I suggested that he test his hypothesis by spending the same amount on a coupon-based print ad - whoever carries that print ad gets 5 percent off - if those sales were more than this digital sale then he would know for sure that print works better than digital. Of course, he was not willing to take this up, for obvious reasons. Yeah, we lost additional revenues but imagine what the company lost.
Let's imagine for a second that this company shifted 50 percent of their spot sales advertising budget to digital three years back. They would have built a database of tens of thousands of spot sales profiles of customers for each city. With this they could have run contests/surveys every few months and continued brand engagements and collected additional data from each mobile number. They could have even built a mobile app for spot sales in each city.
It is also quite possible that in three years they could have reduced paid media spends by relying mainly on their own database for spot sales promotions.
I really wish they had recalibrated and thrown a canon ball - today the same canon ball will cost them 10 times more and will not have the same impact. The other key advantage of digital would be, as one would reach out to niche customers who are interested in spot sales, the discounted messages would not be seen by people who would be willing to buy at full price, thus saving dilution of the brand positioning. Today a lot of non-competitors who have leveraged digital have gained a competitive advantage over them.
We work with ICICI Lombard. This is a company that has been firing bullets with us for more than five years. We have always been given pilot experimentation budgets. Whenever an idea worked, they would give us the additional budgets for those ideas and their digital budgets have grown 10 times over the last few years. There was a time when their ad budgets were not even recovering premium being collected, but they did not discount the effectiveness of all their digital endeavors and simply eliminated the ones that were furthest from the target, as they kept calibrating the ones that were close to the target.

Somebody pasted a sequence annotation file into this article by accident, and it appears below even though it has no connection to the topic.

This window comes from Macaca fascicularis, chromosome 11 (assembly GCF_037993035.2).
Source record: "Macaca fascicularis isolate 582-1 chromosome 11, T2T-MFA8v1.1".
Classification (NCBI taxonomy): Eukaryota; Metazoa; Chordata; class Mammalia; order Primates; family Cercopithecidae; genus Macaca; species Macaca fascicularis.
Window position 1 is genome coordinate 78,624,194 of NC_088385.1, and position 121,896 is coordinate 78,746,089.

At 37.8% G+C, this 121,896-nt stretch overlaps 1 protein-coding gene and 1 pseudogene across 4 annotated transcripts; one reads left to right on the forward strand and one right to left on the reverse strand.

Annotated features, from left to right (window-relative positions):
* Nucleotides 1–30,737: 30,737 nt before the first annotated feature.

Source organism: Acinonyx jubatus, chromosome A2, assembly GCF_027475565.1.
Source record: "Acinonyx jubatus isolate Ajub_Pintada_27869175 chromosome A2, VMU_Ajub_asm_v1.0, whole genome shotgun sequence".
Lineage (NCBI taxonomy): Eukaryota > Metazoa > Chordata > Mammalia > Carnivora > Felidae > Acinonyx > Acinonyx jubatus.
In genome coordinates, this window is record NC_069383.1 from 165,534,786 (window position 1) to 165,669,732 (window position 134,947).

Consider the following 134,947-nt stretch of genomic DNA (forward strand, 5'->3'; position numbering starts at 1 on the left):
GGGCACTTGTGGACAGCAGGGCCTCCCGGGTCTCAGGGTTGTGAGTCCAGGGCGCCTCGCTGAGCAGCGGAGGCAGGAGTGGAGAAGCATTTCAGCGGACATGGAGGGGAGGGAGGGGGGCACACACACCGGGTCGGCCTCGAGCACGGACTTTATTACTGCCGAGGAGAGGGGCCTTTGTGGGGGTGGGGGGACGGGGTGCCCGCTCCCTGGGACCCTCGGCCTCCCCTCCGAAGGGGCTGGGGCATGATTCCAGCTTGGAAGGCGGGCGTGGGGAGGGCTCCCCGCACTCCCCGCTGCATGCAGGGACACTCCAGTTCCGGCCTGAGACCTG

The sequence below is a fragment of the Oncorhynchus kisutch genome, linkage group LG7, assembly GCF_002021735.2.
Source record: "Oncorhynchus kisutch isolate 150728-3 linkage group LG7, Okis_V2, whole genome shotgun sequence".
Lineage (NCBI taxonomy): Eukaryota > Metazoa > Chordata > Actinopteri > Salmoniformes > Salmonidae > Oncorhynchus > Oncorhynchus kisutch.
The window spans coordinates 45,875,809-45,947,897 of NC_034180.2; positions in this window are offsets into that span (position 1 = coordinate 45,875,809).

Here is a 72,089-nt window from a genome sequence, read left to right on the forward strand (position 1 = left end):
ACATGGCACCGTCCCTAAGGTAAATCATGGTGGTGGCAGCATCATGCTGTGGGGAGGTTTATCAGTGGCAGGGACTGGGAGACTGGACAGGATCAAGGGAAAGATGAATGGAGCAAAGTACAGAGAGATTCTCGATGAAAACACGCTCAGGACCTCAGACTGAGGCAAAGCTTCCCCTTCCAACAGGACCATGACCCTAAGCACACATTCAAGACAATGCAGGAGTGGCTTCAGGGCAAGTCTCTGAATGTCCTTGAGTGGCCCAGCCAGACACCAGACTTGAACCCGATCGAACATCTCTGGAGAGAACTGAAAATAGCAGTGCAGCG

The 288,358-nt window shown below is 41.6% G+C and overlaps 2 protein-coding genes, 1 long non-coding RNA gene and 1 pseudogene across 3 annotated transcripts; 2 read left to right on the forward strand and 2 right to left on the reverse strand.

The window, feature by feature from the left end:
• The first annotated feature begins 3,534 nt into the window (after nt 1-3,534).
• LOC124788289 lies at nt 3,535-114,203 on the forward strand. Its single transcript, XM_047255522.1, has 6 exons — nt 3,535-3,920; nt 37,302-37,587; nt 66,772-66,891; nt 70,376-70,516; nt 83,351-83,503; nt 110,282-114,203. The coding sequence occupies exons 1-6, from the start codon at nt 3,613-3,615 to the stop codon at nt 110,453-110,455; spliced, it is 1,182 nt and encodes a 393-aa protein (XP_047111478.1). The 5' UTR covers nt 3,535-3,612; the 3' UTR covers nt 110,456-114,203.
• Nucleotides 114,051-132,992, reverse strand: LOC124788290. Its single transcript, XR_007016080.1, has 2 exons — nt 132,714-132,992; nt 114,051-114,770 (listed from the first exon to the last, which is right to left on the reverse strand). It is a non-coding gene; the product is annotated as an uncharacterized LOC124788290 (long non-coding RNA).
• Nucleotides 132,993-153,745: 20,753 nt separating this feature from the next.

Today, they have become a clear leader in their space in terms of number of brand searches, organic traffic, and effectiveness of paid media in the vertical.
In Part 2 of my column, I'll share with you six actionable tips on how to succeed in digital.
Vivek Bhargava is CEO of iProspectCommunicate 2. He's founder and MD of Communicate2, which has evolved into one of the largest search and social media specialist organization in India that was recently acquired by Aegis Media. Vivek has spent the last 10 years guiding the digital advertising strategies of companies such as MTV, Merrill Lynch, ICICI Bank, Reliance in both Indian and global markets. He regularly speaks at global events such as SES, Ad-tech, SMX, I-com, and the Apex Internet conferences in India. Vivek is the co-chair for SEMPO Asia Pacific. He has travelled to more than 40 countries on various consulting and project assignments and lived In Dubai for two years.